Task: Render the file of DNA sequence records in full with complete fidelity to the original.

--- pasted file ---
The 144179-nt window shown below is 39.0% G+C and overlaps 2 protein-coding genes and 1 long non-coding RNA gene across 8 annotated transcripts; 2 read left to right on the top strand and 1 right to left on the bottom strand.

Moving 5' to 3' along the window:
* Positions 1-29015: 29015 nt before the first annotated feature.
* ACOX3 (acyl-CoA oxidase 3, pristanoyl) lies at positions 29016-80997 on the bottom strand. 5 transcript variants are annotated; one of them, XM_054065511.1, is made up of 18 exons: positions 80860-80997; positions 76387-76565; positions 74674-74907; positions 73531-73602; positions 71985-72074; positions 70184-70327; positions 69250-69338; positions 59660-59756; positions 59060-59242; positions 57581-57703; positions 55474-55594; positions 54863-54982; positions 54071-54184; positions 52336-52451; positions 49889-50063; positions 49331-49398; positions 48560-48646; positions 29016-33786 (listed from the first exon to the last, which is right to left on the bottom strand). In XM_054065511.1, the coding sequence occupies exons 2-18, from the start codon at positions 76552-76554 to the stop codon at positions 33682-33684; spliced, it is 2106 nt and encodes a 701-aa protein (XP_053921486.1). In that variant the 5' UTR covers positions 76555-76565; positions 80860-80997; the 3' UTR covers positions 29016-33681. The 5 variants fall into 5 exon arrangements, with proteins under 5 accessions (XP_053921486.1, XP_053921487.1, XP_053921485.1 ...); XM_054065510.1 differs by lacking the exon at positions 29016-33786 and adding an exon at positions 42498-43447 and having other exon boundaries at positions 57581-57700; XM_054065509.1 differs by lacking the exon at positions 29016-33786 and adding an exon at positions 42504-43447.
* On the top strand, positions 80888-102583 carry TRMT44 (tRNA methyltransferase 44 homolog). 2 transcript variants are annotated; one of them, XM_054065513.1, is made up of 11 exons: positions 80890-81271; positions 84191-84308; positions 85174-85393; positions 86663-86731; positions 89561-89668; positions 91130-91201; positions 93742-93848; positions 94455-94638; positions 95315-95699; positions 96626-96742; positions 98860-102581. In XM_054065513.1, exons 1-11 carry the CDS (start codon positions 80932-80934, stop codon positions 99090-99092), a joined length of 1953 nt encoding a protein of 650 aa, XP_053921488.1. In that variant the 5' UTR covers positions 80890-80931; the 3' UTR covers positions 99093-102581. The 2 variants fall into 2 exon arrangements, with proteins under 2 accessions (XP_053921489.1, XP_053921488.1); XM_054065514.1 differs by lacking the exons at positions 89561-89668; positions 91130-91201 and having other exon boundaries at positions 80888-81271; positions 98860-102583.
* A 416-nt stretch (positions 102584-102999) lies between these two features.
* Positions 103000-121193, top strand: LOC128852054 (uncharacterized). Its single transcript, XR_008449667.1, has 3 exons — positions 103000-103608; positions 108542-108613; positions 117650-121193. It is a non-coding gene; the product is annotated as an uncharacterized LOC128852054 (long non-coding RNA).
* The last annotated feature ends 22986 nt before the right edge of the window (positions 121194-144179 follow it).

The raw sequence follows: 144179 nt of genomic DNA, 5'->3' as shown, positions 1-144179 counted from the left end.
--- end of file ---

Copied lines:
The 144179-nt window shown below is 39.0% G+C and overlaps 2 protein-coding genes and 1 long non-coding RNA gene across 8 annotated transcripts; 2 read left to right on the top strand and 1 right to left on the bottom strand.

Moving 5' to 3' along the window:
* Positions 1-29015: 29015 nt before the first annotated feature.
* ACOX3 (acyl-CoA oxidase 3, pristanoyl) lies at positions 29016-80997 on the bottom strand. 5 transcript variants are annotated; one of them, XM_054065511.1, is made up of 18 exons: positions 80860-80997; positions 76387-76565; positions 74674-74907; positions 73531-73602; positions 71985-72074; positions 70184-70327; positions 69250-69338; positions 59660-59756; positions 59060-59242; positions 57581-57703; positions 55474-55594; positions 54863-54982; positions 54071-54184; positions 52336-52451; positions 49889-50063; positions 49331-49398; positions 48560-48646; positions 29016-33786 (listed from the first exon to the last, which is right to left on the bottom strand). In XM_054065511.1, the coding sequence occupies exons 2-18, from the start codon at positions 76552-76554 to the stop codon at positions 33682-33684; spliced, it is 2106 nt and encodes a 701-aa protein (XP_053921486.1). In that variant the 5' UTR covers positions 76555-76565; positions 80860-80997; the 3' UTR covers positions 29016-33681. The 5 variants fall into 5 exon arrangements, with proteins under 5 accessions (XP_053921486.1, XP_053921487.1, XP_053921485.1 ...); XM_054065510.1 differs by lacking the exon at positions 29016-33786 and adding an exon at positions 42498-43447 and having other exon boundaries at positions 57581-57700; XM_054065509.1 differs by lacking the exon at positions 29016-33786 and adding an exon at positions 42504-43447.
* On the top strand, positions 80888-102583 carry TRMT44 (tRNA methyltransferase 44 homolog). 2 transcript variants are annotated; one of them, XM_054065513.1, is made up of 11 exons: positions 80890-81271; positions 84191-84308; positions 85174-85393; positions 86663-86731; positions 89561-89668; positions 91130-91201; positions 93742-93848; positions 94455-94638; positions 95315-95699; positions 96626-96742; positions 98860-102581. In XM_054065513.1, exons 1-11 carry the CDS (start codon positions 80932-80934, stop codon positions 99090-99092), a joined length of 1953 nt encoding a protein of 650 aa, XP_053921488.1. In that variant the 5' UTR covers positions 80890-80931; the 3' UTR covers positions 99093-102581. The 2 variants fall into 2 exon arrangements, with proteins under 2 accessions (XP_053921489.1, XP_053921488.1); XM_054065514.1 differs by lacking the exons at positions 89561-89668; positions 91130-91201 and having other exon boundaries at positions 80888-81271; positions 98860-102583.
* A 416-nt stretch (positions 102584-102999) lies between these two features.
* Positions 103000-121193, top strand: LOC128852054 (uncharacterized). Its single transcript, XR_008449667.1, has 3 exons — positions 103000-103608; positions 108542-108613; positions 117650-121193. It is a non-coding gene; the product is annotated as an uncharacterized LOC128852054 (long non-coding RNA).
* The last annotated feature ends 22986 nt before the right edge of the window (positions 121194-144179 follow it).

The raw sequence follows: 144179 nt of genomic DNA, 5'->3' as shown, positions 1-144179 counted from the left end.